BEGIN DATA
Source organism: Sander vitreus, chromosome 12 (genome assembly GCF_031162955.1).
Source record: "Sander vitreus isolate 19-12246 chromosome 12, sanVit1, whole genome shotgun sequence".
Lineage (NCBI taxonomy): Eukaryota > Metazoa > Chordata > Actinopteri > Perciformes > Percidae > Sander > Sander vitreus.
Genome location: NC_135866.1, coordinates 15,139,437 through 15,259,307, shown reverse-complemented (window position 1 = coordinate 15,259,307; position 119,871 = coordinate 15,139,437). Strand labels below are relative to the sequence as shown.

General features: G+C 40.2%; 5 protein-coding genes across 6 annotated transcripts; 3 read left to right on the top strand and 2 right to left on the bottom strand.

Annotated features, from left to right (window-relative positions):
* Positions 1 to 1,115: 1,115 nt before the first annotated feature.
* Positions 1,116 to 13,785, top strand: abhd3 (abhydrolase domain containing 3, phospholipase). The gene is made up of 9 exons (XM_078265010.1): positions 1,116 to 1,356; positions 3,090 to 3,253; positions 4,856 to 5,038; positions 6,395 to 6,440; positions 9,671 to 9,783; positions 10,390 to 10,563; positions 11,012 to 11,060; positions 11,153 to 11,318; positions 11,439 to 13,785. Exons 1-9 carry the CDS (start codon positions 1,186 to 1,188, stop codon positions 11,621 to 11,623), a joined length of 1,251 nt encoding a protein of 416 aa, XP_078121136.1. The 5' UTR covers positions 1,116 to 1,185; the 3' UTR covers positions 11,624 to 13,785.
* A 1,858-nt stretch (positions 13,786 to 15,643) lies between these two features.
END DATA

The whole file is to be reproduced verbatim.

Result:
Source organism: Sander vitreus, chromosome 12 (genome assembly GCF_031162955.1).
Source record: "Sander vitreus isolate 19-12246 chromosome 12, sanVit1, whole genome shotgun sequence".
Lineage (NCBI taxonomy): Eukaryota > Metazoa > Chordata > Actinopteri > Perciformes > Percidae > Sander > Sander vitreus.
Genome location: NC_135866.1, coordinates 15,139,437 through 15,259,307, shown reverse-complemented (window position 1 = coordinate 15,259,307; position 119,871 = coordinate 15,139,437). Strand labels below are relative to the sequence as shown.

General features: G+C 40.2%; 5 protein-coding genes across 6 annotated transcripts; 3 read left to right on the top strand and 2 right to left on the bottom strand.

Annotated features, from left to right (window-relative positions):
* Positions 1 to 1,115: 1,115 nt before the first annotated feature.
* Positions 1,116 to 13,785, top strand: abhd3 (abhydrolase domain containing 3, phospholipase). The gene is made up of 9 exons (XM_078265010.1): positions 1,116 to 1,356; positions 3,090 to 3,253; positions 4,856 to 5,038; positions 6,395 to 6,440; positions 9,671 to 9,783; positions 10,390 to 10,563; positions 11,012 to 11,060; positions 11,153 to 11,318; positions 11,439 to 13,785. Exons 1-9 carry the CDS (start codon positions 1,186 to 1,188, stop codon positions 11,621 to 11,623), a joined length of 1,251 nt encoding a protein of 416 aa, XP_078121136.1. The 5' UTR covers positions 1,116 to 1,185; the 3' UTR covers positions 11,624 to 13,785.
* A 1,858-nt stretch (positions 13,786 to 15,643) lies between these two features.